Drawn to New York: An Illustrated Chronicle of Three Decades in New York City
By Peter Kuper, Introduction by Eric Drooker
PM Press, 208 pages, $29.95
This oversized, four-color 30-year compendium of comics, magazine illustrations, painting and sketchbook work by the artist best known for his “Spy vs Spy” pages in Mad Magazine, is stunning in its variety and vividness. “Chronicle” is evidently a play on words, because Kuper is looking at his Manhattan experience — ever since he moved from Cleveland in 1977 — from all sorts of angles, including geographical, aerial, animal, and, of course, human. It’s not always a pretty sight, that’s the price of admission to the real-life Greatest Show on Earth. The Mexican and French publishers of the volume, which preceded this version, must think so, too.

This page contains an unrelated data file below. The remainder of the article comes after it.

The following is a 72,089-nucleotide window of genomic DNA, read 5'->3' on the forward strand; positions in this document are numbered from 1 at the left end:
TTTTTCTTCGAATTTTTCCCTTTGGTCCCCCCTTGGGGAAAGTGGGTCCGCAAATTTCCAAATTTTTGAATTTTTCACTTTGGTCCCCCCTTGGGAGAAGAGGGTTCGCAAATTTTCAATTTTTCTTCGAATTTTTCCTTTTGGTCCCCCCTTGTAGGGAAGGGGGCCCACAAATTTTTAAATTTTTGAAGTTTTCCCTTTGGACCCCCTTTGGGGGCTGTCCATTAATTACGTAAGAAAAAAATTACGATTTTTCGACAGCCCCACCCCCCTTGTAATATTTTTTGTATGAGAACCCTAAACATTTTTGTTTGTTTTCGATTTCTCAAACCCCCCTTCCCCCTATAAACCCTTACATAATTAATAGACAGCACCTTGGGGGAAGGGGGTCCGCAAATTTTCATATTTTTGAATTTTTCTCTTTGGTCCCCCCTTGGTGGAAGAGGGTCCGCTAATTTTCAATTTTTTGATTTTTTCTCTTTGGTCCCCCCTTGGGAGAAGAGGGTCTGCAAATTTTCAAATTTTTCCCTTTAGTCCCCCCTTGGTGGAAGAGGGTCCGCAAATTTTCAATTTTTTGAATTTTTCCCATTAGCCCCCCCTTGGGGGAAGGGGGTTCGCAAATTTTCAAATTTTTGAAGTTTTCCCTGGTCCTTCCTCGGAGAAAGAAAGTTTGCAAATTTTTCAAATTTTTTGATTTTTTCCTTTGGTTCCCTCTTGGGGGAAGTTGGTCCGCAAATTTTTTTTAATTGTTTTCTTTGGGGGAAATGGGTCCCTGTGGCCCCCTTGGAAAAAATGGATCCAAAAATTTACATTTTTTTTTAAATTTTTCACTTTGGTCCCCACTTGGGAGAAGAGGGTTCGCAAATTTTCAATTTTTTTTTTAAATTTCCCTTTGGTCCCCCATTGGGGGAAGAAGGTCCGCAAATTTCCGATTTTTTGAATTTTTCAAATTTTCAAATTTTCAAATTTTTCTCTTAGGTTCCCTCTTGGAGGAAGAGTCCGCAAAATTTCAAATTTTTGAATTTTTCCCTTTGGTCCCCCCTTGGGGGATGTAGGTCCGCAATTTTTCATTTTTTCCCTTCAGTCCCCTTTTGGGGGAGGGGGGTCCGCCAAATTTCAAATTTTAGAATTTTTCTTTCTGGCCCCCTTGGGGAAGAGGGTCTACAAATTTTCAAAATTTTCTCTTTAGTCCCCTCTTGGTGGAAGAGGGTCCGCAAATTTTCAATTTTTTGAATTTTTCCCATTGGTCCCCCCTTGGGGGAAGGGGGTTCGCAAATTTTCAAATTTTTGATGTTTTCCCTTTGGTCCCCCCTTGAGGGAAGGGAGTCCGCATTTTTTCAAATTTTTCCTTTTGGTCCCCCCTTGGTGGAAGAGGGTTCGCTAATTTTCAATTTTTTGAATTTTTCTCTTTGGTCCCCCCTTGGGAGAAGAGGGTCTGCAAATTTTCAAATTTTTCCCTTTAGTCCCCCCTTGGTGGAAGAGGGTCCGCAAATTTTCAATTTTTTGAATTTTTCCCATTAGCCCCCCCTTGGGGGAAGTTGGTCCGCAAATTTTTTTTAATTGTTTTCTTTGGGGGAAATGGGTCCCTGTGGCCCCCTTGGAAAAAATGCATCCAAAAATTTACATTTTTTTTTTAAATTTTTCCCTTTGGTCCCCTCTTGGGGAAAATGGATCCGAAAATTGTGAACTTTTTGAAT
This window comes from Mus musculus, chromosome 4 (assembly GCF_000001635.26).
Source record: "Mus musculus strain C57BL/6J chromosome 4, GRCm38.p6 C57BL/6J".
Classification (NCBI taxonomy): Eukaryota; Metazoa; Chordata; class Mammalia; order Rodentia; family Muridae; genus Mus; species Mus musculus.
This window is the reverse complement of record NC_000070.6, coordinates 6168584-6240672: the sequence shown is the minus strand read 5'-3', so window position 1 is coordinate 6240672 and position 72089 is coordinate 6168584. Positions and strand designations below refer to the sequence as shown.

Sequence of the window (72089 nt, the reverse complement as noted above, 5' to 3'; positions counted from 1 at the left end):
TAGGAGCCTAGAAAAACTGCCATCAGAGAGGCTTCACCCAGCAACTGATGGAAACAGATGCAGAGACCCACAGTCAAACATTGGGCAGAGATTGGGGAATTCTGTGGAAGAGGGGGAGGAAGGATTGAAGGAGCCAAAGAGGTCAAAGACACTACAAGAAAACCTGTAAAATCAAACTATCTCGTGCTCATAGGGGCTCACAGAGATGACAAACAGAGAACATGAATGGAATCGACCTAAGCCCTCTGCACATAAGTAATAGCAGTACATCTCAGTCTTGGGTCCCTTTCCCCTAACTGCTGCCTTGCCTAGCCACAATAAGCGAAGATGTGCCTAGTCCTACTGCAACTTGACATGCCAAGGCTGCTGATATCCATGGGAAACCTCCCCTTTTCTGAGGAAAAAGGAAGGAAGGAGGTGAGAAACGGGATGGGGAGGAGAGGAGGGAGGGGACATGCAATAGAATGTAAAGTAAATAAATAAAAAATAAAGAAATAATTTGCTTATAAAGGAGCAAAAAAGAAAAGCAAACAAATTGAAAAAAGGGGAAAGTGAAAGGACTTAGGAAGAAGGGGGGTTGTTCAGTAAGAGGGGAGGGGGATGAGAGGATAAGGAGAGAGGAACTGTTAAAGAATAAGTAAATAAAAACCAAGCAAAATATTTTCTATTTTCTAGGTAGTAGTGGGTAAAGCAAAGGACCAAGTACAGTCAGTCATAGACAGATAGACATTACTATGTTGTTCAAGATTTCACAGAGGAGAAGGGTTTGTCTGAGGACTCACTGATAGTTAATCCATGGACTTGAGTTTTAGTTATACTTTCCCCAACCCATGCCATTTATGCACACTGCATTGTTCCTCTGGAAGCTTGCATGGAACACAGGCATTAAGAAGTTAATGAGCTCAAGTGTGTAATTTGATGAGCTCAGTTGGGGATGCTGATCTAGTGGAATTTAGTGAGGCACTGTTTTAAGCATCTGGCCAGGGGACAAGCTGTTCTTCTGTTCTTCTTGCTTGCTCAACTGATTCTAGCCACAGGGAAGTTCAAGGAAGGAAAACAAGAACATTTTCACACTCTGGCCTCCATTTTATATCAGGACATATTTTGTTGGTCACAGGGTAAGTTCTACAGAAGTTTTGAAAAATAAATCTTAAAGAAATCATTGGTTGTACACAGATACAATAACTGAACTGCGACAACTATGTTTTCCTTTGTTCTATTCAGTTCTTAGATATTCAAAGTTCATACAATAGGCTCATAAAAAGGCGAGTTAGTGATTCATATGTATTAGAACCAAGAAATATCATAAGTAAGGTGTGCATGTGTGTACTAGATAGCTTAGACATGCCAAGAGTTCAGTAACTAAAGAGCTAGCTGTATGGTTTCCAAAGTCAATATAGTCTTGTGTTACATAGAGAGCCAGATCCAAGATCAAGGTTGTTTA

We don’t see the evidence here, but Kuper started as in comics by inking “Richie Rich,” and many of the pages of “Drawn to New York” might be understood as a depiction of the world that real-life Manhattan rich people would prefer not to see. Not that Kuper, a founder of the iconoclastic “World War 3 Illustrated,” is didactic. He takes in street violence, poverty, prostitutes, ecological and architectural crimes almost casually: How would you recognize modern New York without them? He also likes to be self-indulgent: the endangered species in the city is himself, threatened by some random or still unspecified source that makes 9/11 almost a relief in its specificity.